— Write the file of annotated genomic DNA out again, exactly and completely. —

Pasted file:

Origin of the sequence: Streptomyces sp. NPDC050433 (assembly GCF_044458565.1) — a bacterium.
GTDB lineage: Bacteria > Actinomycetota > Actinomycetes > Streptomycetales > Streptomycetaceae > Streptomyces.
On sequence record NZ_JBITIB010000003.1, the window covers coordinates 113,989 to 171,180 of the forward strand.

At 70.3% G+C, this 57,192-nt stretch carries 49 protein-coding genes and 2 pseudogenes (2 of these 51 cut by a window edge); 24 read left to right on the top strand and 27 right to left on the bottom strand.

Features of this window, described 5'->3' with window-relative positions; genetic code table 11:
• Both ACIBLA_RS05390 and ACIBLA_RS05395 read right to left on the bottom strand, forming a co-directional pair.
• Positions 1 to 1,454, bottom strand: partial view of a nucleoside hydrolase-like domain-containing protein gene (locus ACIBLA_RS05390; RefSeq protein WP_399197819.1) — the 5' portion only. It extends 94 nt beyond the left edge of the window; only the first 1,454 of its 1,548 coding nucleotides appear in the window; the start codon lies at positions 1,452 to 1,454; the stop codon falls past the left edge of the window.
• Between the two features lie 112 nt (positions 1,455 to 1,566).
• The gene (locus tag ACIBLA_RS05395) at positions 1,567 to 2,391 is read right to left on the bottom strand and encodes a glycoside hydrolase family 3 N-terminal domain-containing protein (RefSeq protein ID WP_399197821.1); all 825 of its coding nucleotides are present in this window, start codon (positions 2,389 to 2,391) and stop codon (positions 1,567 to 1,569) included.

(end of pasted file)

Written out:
Origin of the sequence: Streptomyces sp. NPDC050433 (assembly GCF_044458565.1) — a bacterium.
GTDB lineage: Bacteria > Actinomycetota > Actinomycetes > Streptomycetales > Streptomycetaceae > Streptomyces.
On sequence record NZ_JBITIB010000003.1, the window covers coordinates 113,989 to 171,180 of the forward strand.

At 70.3% G+C, this 57,192-nt stretch carries 49 protein-coding genes and 2 pseudogenes (2 of these 51 cut by a window edge); 24 read left to right on the top strand and 27 right to left on the bottom strand.

Features of this window, described 5'->3' with window-relative positions; genetic code table 11:
• Both ACIBLA_RS05390 and ACIBLA_RS05395 read right to left on the bottom strand, forming a co-directional pair.
• Positions 1 to 1,454, bottom strand: partial view of a nucleoside hydrolase-like domain-containing protein gene (locus ACIBLA_RS05390; RefSeq protein WP_399197819.1) — the 5' portion only. It extends 94 nt beyond the left edge of the window; only the first 1,454 of its 1,548 coding nucleotides appear in the window; the start codon lies at positions 1,452 to 1,454; the stop codon falls past the left edge of the window.
• Between the two features lie 112 nt (positions 1,455 to 1,566).
• The gene (locus tag ACIBLA_RS05395) at positions 1,567 to 2,391 is read right to left on the bottom strand and encodes a glycoside hydrolase family 3 N-terminal domain-containing protein (RefSeq protein ID WP_399197821.1); all 825 of its coding nucleotides are present in this window, start codon (positions 2,389 to 2,391) and stop codon (positions 1,567 to 1,569) included.